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Free Streetcar Named Desire Essays: Stella as the Ideal Woman Streetcar Named Desire

A Streetcar Named Desire Esssay: Stella as the Ideal Woman After the reading of a play entitled A Streetcar Named Desire, written by Tennessee Williams, there was quite a discussion on what women thought of as the ideal man. Was Stanley Kawalski the type of guy women secretly yearned for their whole lives? Although many responses came up, a few questions were not mentioned: What makes the ideal woman? What is it that attracts men to women? Stanley Kawalski may be the ideal “macho” man, but what about his wife, Stella? Upon closer investigation, I have concluded that indeed Stella is the ideal woman. One of the qualities that make Stella such a fantastic woman is her compassion. After all, who else could deal with a sibling like Blanche? Stella was extremely tolerant of her sister. She was sensitive to both Blanche and Stanley’s needs. She knew deep in her heart that Stanley loved her. This allowed Stella to care for her husband despite the fact that he abused her when she was pregnant with their child. It should not be forgotten that she is forgiving. Although Blanche made all of those horrible accusations against her husband, Stella was not too upset to see to it that she receive proper treatment. She cared so deeply for her older sister that she arranged for Blanche to “rest in the country.” How sweet that was of her. Time and again she demonstrated just how kind and forgiving she really is. Another quality that makes Stella most endearing to men is her knowledge. Stella has recognized her place and is completely content with this understanding. It is her job to clean up the house after Stanley and his poker buddies. She knows that she will return to Stanley no matter what he does. It could range from a simple white lie to raping her sister. Stella grasps the fact that she will remain faithful to Stanley for life. This makes for an appealing woman. What man wouldn’t appreciate someone like her? One last feature that attracts the opposite sex is that she is ignorant. They say that ignorance is bliss, and in this scenario, it is true. She is oblivious to her husband’s roguish traits. This means that her husband is able to do as he pleases, no consequences attached. Of course, there is the possibility that she perceives what is happening and simply refuses to do anything about it. The end result is ultimately the same. It is no wonder that Stanley loves being with Stella so greatly. Any “manly” man will attest to the statement that this is the way a woman should be. “Every man is a king” and therefore should be allowed to fulfil his every desire. In conclusion, Stella is indeed the ideal woman. No man could resist being in a relationship with her. Unlimited freedom, free housekeeping, and great “loving” are all guaranteed with a girl like Stella. Every woman needs to know her place the way Stella does. It is not as though she receives nothing in return for all of her attributes. She acquires a meritorious husband like Stanley, and he is without a doubt quite a catch. In the end, it is qualities such as these that make Stella, or any girl, a stellar woman.

Morals and Laws in Sophocles’ Antigone

Morals and Laws in Antigone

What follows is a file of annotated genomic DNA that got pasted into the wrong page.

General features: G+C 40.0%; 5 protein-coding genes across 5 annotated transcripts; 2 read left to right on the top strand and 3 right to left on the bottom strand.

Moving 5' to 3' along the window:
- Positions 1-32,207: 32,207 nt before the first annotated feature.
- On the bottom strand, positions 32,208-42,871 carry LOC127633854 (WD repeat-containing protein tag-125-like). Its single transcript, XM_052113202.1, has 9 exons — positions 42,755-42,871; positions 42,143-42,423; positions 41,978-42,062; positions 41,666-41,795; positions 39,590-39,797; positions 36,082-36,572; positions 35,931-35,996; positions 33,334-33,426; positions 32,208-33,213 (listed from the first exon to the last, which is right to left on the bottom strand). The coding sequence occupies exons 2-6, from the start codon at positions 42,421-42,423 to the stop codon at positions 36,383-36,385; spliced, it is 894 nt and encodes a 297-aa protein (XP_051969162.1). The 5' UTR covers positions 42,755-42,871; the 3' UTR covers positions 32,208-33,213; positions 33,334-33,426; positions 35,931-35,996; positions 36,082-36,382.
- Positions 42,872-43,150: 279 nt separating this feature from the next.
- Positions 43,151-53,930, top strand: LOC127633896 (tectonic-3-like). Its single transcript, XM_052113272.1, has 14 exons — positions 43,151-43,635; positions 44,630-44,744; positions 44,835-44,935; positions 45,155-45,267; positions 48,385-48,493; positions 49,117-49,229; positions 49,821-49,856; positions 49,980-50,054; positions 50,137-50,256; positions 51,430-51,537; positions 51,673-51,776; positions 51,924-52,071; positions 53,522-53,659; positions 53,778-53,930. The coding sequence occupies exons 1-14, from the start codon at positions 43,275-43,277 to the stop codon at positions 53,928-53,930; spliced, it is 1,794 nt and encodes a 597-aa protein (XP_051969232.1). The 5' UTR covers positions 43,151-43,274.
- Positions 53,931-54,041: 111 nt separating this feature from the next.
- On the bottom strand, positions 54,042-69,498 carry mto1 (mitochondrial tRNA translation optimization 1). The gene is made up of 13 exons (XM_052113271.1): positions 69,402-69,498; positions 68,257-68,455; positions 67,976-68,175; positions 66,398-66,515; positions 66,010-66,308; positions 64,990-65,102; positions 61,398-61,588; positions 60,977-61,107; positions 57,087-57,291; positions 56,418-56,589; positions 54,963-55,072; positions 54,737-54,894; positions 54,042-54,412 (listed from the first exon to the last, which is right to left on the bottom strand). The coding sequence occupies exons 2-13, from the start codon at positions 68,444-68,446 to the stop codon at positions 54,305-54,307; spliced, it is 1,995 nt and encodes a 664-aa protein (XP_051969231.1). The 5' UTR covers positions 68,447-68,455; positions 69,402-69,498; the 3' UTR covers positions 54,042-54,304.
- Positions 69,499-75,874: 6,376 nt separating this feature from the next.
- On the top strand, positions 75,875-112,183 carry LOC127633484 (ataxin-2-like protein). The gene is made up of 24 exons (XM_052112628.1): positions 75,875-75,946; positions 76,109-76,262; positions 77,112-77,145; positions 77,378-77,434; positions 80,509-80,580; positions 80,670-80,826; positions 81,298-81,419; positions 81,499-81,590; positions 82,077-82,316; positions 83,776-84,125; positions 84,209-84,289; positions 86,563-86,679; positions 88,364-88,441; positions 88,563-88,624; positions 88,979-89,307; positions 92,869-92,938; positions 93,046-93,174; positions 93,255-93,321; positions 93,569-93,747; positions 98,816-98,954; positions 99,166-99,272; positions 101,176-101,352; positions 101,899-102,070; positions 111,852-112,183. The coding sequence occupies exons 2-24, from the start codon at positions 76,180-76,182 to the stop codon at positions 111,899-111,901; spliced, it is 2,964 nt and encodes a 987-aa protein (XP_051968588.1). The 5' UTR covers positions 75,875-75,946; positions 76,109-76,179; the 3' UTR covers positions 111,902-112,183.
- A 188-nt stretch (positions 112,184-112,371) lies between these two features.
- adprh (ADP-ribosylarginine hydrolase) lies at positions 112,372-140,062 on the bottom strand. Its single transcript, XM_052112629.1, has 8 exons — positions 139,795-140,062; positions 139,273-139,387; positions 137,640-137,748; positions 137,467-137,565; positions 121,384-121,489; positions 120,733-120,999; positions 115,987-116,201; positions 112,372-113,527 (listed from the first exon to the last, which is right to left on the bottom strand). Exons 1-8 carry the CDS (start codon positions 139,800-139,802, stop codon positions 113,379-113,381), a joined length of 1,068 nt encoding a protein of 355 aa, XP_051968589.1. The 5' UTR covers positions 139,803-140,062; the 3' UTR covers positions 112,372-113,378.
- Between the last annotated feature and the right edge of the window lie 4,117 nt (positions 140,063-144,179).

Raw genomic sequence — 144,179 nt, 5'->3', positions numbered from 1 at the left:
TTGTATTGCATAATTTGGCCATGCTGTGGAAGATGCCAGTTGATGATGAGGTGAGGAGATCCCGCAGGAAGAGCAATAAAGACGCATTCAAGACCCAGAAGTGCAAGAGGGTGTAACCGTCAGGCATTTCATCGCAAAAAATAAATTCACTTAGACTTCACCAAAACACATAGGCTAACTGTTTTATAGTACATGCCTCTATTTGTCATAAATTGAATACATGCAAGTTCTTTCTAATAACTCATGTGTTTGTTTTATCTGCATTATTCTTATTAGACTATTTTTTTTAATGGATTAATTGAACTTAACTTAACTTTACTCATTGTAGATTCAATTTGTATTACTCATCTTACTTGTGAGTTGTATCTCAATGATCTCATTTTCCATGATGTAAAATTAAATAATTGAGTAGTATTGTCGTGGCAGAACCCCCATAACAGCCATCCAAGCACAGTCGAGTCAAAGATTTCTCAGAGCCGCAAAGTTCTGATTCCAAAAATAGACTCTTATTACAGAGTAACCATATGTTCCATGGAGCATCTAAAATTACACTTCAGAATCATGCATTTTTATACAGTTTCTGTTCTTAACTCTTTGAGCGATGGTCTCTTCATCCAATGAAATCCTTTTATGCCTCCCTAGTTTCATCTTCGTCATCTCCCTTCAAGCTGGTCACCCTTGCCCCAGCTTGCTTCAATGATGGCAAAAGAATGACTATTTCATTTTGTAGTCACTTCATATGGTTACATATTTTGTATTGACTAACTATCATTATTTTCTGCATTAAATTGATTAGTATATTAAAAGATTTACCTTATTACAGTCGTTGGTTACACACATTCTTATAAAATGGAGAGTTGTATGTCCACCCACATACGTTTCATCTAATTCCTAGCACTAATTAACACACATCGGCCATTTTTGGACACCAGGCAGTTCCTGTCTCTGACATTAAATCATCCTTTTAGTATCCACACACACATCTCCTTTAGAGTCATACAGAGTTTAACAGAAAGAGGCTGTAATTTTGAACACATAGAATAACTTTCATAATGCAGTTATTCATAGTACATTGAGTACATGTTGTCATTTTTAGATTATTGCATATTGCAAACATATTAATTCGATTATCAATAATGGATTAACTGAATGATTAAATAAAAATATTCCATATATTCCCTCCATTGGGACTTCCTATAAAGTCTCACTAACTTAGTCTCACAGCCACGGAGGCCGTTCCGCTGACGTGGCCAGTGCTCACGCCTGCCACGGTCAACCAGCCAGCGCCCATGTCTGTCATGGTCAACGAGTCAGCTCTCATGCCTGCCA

A crucial question in Antigone is, “When someone makes a law that is known by the public to be morally wrong, should the public break his/her law? Or should they collaborate with that person by obeying? Antigone felt that the law (no one was supposed to bury her brother Polyneicies) should be broken so she took what she thought to be appropriate measures. This is called Civil Disobedience. Another question is “Is Civil Disobedience morally and ethically correct?” The Nazis say one thing, and the Vietnam war veterans say one thing. The Nazis did not believe that Civil Disobedience was ethically or morally righteous, because of there inhumane acts upon the Jews in the 1940’s probably led some Nazi officials to think about Civil Disobedience, after all the were told to do a job and if they didn’t they would have been killed. As Adolph Hitler showed the world, just because one idiotic person thinks something is right that doesn’t make it right. The Nazi officials parallel Ismene, because there is a law that they both knew to be wrong but they are so afraid to step up that they just collaborate with it. Another parallel is that the Jews and Polyneicies’ soul. The Jews were caught up in the middle of the officials, the liberating nations, and Adolph Hitler. As was Polyneicies’ soul caught in between Creon, Antigone, and Ismene. Also, in that they both had to undergo extreme pain, torture, and horror. Lastly the invading nations parallel Antigone in that they both fought against the law in both their times. Antigone fought to save her brother’s spirit, and the invading nations fought to save the Jews. Civil disobedience is wrong even though it might not go with any religious beliefs, but for Christians, laws are established by governments, governments are established by God, so what is there to go against besides God’s own law? Laws are made for the communities own safety, or own good. If a law was passed not to stay outside because of serial killings how many would stay outside late at night, not to many. A law was passed not to steal, how many people are arrested and convicted every week because they stole something. So laws are for the benefit of that area, in order to uphold that law there must be a price of punishment.

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